Aug 312011

I was unable to find any guides which accurately described setting up a NFSv4 client with Kerberos on Gentoo. There are guides for setting things up on other distros, but I have run into numerous issues which were directly related to using Gentoo. Therefore, I am going to use this guide to document some of those problems. Please note that the NFS server is running Ubuntu 10.04, so there are some parts of this guide which won’t apply to Gentoo.

Setting up the Kerberos server is fairly straightforward, however, there is a difference in the way things are compiled on Gentoo. The OpenAFS guide on the wiki is mostly correct. I’ll reiterate the correct steps here.


First, you need to install the Kerberos server.

emerge -av mit-krb5

Copy the /etc/krb5.conf.example file that is included over to /etc/krb5.conf and edit it according to your needs.

cp /etc/krb5.conf.example /etc/krb5.conf

The edited file will look similar to this

        default_realm = EXAMPLE.COM
        forwardable = true
        renew_lifetime = 7days

        EXAMPLE.COM = {
                kdc =
                admin_server =

[domain_realm] = EXAMPLE.COM = EXAMPLE.COM

You will need to replace “EXAMPLE.COM”, “”, and “” with appropriate values for your environment. Note that realm names are always uppercase. The name of your KDC ( in the example) is arbitrary.

Setting up the primary KDC

This is where the OpenAFS guide is confusing. The kdc.conf file should reside at /var/lib/krb5kdc/kdc.conf, not /etc/kdc.conf. So, go ahead and copy /var/lib/krb5kdc/kdc.conf.example and create a new file. Here are what the contents should look like.

        kdc_ports = 750,88

        EXAMPLE.COM = {
                database_name = /var/lib/krb5kdc/principal
                admin_keytab = FILE:/var/lib/krb5kdc/kadm5.keytab
                acl_file = /var/lib/krb5kdc/kadm5.acl
                key_stash_file = /var/lib/krb5kdc/.k5.EXAMPLE.COM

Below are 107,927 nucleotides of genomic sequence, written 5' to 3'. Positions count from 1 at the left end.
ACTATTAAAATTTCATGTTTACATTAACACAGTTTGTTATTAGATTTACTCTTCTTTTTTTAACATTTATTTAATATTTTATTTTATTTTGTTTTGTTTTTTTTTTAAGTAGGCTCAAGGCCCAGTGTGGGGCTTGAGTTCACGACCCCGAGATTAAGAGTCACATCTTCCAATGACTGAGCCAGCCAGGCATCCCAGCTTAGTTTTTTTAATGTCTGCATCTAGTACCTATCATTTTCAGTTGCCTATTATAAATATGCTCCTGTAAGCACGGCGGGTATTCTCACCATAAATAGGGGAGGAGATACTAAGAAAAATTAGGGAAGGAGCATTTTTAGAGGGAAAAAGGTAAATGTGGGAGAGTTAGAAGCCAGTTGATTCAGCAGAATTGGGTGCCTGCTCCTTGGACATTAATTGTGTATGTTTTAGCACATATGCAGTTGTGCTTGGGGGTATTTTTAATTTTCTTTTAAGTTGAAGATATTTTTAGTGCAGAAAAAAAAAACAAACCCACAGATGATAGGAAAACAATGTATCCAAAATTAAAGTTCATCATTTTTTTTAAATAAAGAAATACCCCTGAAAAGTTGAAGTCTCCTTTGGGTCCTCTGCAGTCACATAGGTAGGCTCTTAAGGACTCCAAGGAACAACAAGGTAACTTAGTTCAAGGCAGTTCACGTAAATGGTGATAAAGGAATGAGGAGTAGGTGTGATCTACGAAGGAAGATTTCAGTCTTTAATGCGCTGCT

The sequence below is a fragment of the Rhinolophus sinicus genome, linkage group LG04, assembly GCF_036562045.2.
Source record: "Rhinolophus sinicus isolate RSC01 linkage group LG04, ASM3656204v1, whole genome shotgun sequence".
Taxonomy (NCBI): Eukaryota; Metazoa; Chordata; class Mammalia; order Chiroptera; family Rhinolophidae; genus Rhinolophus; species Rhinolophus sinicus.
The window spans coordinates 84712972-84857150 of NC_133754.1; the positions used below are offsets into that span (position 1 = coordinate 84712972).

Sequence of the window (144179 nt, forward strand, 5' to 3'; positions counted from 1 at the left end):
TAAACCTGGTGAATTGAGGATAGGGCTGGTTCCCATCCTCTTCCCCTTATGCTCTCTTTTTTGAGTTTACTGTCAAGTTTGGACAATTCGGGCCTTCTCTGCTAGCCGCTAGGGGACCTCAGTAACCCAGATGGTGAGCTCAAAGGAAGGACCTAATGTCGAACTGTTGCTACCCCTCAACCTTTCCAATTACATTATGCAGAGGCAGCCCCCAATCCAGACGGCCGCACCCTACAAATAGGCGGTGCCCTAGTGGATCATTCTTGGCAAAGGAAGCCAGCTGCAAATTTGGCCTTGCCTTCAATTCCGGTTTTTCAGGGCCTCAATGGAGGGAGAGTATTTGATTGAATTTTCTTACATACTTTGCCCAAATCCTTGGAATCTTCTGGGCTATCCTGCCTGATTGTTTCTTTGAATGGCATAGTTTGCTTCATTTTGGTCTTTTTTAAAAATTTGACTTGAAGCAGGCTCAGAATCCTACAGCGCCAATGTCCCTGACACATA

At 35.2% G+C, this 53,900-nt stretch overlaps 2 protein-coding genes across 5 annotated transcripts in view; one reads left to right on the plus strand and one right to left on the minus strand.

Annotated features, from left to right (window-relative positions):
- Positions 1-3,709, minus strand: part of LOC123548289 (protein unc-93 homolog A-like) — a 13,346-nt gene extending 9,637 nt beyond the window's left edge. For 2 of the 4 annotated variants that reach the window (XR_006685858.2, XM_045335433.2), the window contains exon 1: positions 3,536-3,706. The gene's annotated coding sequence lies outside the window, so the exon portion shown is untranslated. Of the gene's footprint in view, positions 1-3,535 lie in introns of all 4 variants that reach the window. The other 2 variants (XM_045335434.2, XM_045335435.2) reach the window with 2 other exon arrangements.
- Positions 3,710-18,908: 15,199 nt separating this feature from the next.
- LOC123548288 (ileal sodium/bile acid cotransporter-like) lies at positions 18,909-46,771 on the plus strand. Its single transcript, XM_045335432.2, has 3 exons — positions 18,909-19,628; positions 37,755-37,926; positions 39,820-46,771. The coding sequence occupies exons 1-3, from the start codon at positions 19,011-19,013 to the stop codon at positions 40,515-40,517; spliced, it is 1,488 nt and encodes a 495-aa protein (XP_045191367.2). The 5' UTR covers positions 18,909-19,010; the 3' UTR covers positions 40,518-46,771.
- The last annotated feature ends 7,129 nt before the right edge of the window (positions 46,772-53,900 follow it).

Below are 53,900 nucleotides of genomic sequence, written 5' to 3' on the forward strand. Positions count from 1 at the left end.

kdc_ports = 750,88
                max_life = 10h 0m 0s
                max_renewable_life = 7d 0h 0m 0s
                default_principal_flags = +preauth

        kdc = FILE:/var/log/kerberos/kdc.log
        admin_server = FILE:/var/log/kerberos/kadmin.log

Replace “EXAMPLE.COM” with your own realm name. Also note that some of the options above are changed from their default values. I have added a logging section at the end and changed the directory where things reside.

An important difference is that the default_principal_flags has been set to +preauth. The reason for this is that without it, Kerberos is vulnerable to offline dictionary attacks. If you are going to have your KDC publicly accessible, then you definitely want to consider enabling preauthentication. In my opinion, you probably want this even if the KDC is not publicly accessible, but that’s because I trust no one.

After modifying /var/lib/krb5kdc/kadm5.acl to your liking, you can go ahead and create the database.

cd /var/lib/krb5kdc
kdb5_util create -r EXAMPLE.COM -s

As usual, make sure you use your realm name.

Principal Creation

I’ll leave this as an exercise for the reader. I generally create varying policies for services and users and those won’t be entirely useful for most. For a really good guide on creating/using policies, see

Start Kerberos Server

To start the kdc and kadmind servers, run the following.

/etc/init.d/mit-krb5kadmind start
/etc/init.d/mit-krb5kdc start

Add them to the default runlevel so that they start up after a reboot

rc-update add mit-krb5kadmind default
rc-update add mit-krb5kdc default

Installing NFSv4 client

First install the nfs client utilities

emerge -av nfs-utils

You will want to make sure you have both the kerberos and the nfsv4 USE flags enabled.

Configuring the kernel

You will need to configure the kernel with the appropriate relevant options. I won’t bother going through that entire process. Rather, I’ll point out some things that went wrong for me, but weren’t immediately obvious.

The kernel needs to have the rpcsec_gss_krb5 option configured as a module. I spent quite a while debugging this problem. I had the option compiled directly into the kernel. Looking in the nfs client’s syslog, I also found this obscure error message.

gss_create: Pseudoflavor 390003 not found!
RPC: Couldn't create auth handle (flavor 390003)

Whatever the hell that means. Surprisingly, there are very few references to this error. One of them I found suggested recompiling the kernel with the rpcsec_gss_krb5 module and simple loading it after boot. Surprisingly, this actually worked.

Adding nfs principals